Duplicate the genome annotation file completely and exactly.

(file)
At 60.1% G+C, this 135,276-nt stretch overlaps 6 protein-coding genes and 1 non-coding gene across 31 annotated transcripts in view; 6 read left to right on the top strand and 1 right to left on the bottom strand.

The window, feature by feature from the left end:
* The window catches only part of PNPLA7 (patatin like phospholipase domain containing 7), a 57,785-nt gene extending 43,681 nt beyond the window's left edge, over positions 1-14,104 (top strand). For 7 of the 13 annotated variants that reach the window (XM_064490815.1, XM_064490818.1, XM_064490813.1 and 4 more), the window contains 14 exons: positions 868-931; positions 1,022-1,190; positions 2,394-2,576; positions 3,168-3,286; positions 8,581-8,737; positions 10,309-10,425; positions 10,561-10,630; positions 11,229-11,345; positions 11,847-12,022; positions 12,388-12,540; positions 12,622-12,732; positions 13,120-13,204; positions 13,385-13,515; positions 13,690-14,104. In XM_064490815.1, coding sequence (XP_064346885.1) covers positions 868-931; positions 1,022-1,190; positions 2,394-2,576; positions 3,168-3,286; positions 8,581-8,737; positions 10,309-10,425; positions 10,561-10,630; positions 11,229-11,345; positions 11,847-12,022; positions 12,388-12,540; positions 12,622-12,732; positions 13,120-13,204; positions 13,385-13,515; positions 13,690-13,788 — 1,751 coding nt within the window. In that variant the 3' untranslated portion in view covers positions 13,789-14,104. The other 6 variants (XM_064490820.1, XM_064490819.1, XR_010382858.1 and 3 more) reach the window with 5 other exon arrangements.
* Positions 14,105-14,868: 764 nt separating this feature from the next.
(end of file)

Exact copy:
At 60.1% G+C, this 135,276-nt stretch overlaps 6 protein-coding genes and 1 non-coding gene across 31 annotated transcripts in view; 6 read left to right on the top strand and 1 right to left on the bottom strand.

The window, feature by feature from the left end:
* The window catches only part of PNPLA7 (patatin like phospholipase domain containing 7), a 57,785-nt gene extending 43,681 nt beyond the window's left edge, over positions 1-14,104 (top strand). For 7 of the 13 annotated variants that reach the window (XM_064490815.1, XM_064490818.1, XM_064490813.1 and 4 more), the window contains 14 exons: positions 868-931; positions 1,022-1,190; positions 2,394-2,576; positions 3,168-3,286; positions 8,581-8,737; positions 10,309-10,425; positions 10,561-10,630; positions 11,229-11,345; positions 11,847-12,022; positions 12,388-12,540; positions 12,622-12,732; positions 13,120-13,204; positions 13,385-13,515; positions 13,690-14,104. In XM_064490815.1, coding sequence (XP_064346885.1) covers positions 868-931; positions 1,022-1,190; positions 2,394-2,576; positions 3,168-3,286; positions 8,581-8,737; positions 10,309-10,425; positions 10,561-10,630; positions 11,229-11,345; positions 11,847-12,022; positions 12,388-12,540; positions 12,622-12,732; positions 13,120-13,204; positions 13,385-13,515; positions 13,690-13,788 — 1,751 coding nt within the window. In that variant the 3' untranslated portion in view covers positions 13,789-14,104. The other 6 variants (XM_064490820.1, XM_064490819.1, XR_010382858.1 and 3 more) reach the window with 5 other exon arrangements.
* Positions 14,105-14,868: 764 nt separating this feature from the next.